Moon: waxing crescent
Music: Goodbye to Language, Daniel Lanois

… wood, with a gift for burning

Adrienne Rich, Song

It’s been a busy couple of weeks at Mud Station. There’s so much to plan and organise, and much of the work I find physically rather hard. The simplicity and correctness of it keeps me going, keeps replenishing what fluency and pliancy I possess of body and spirit, and my own personal sense of joy – like the radio beam in the Adrienne Rich poem, which is like a secret directive and a homing beacon – so as long as I feel it, I know I am going in the right direction.

I come back to Adrienne Rich whenever I need uncompromising hope. She’s a writer who doesn’t shirk hard realities; but neither does she refuse to have visions.

The current round of beginner’s classes is coming to an end, so there is a lot of bisqueware stacked up in the basement waiting to be glazed. It’s like an Egyptian tomb down there.

I love it when people come to collect their pieces. They’ve finished their work and don’t always know what to expect – there’s something magical about a pot you’ve made yourself, especially if a few short weeks ago you thought of yourself as someone who couldn’t make a pot. And now it is in your hands, as unlikely as if you caught a meteorite.

I saw a shooting star the other night.

October is a gentle month. The world flares elegaically before it all goes wet and black. The light in every leaf, edging every tree, every cloud or grassblade, is like the glow from smelted ore, from a foundry door, or a great bonfire. It’s as if the sun is sinking into the woods, or behind those houses, cooling in a vast heap, its low golden light pooling around it as it goes out for the winter.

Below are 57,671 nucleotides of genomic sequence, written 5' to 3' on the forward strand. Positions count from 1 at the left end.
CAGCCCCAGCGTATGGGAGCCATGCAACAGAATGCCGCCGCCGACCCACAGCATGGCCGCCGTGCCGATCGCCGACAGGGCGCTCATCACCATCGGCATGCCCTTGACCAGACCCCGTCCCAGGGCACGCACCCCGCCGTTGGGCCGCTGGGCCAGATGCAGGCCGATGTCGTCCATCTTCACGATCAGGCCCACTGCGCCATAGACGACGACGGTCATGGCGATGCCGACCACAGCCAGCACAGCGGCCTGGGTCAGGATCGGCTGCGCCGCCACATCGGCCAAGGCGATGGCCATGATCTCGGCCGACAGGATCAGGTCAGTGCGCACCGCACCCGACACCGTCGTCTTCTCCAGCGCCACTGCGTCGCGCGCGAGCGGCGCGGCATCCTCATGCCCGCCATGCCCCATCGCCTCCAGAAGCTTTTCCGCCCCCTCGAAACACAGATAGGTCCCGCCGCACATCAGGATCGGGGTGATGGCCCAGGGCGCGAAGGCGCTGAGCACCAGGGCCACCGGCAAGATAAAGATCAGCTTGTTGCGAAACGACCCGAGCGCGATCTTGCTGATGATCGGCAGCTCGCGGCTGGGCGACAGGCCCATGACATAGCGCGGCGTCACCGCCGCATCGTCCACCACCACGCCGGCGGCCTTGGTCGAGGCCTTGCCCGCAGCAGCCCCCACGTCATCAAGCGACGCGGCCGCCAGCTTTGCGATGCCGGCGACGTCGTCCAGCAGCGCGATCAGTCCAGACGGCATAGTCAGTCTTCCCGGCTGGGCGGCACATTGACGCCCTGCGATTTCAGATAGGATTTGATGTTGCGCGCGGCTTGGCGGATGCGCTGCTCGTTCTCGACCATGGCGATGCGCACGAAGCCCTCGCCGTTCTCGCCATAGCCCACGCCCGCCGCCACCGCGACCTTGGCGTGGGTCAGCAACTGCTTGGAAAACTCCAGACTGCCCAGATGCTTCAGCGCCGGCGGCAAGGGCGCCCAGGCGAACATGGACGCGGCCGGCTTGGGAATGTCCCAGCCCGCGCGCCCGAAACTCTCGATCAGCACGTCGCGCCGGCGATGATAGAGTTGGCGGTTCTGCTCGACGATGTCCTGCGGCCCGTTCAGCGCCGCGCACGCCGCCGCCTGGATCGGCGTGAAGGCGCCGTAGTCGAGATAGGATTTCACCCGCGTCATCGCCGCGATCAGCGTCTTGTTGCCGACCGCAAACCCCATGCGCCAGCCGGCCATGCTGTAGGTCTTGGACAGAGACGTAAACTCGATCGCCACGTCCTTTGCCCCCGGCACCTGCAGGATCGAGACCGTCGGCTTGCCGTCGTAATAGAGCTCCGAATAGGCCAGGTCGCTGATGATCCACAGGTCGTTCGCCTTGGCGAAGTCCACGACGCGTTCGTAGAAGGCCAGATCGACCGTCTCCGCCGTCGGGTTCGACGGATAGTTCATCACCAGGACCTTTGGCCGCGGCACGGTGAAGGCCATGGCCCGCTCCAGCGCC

That’s the autumn sun. The winter sun is just the moon in drag.

I decided I need to know more about the moon. We are all sublunar – there is a tide that moves through everything, including ourselves, and I want to be more conscious of it.

To start with, I’m trying to notice the phases of the moon, where the moon is in relation to the sun, the earth, and the constellations. I’m living in a city with a regime of 24 hour internet shopping and constant illumination, a country with mad politics and a world in climate crisis, but at the same time I’m dwelling in a cosmos, which is significant, and also my home.

So, the moon.

A friend of mine claims not to be able to light her woodstove when the tide is turning. I don’t know whether at high tide or low tide, but the kindling is more reluctant to catch than at other times.

Cipriano Piccolpasso (1524-1579), author of Il Tre Libro del Arte del Vasaio (The Three Books of the Potter’s Art), maintains that firing a kiln by a waning moon results in a dull flame.

He fired by a new moon, to appease the gods.

On his second visit to Korea in 1935 Bernard Leach returned with a large, pale, globular pot: his first moon jar.

It’s a form that has preoccupied potters for generations, one which I intend to try. The form is simple, powerful, organic, and requires some technical discipline. The first few might not be keepers but I will keep going till I make something satisfying.

The moon can become preoccupying. There are potters who return to the full moon time and again, like Adam Buick or Akiko Hirai, working with porcelain and white engobes. And some of the works of Patricia Shone, her dark furrowed spheres, are like new moons.

Sylwia makes hemispherical vessels that I think of as half moons. They are tactile rough on the outside and bright-glazed on the inside; the dark side and the light, back to back.

She’s planning to make a very large one…

Thanks to everyone who is taking the time to read this journal. Over time I hope we can enable comments and get a conversation going. In the meantime, I will continue to post regularly about our life and work. More words soon.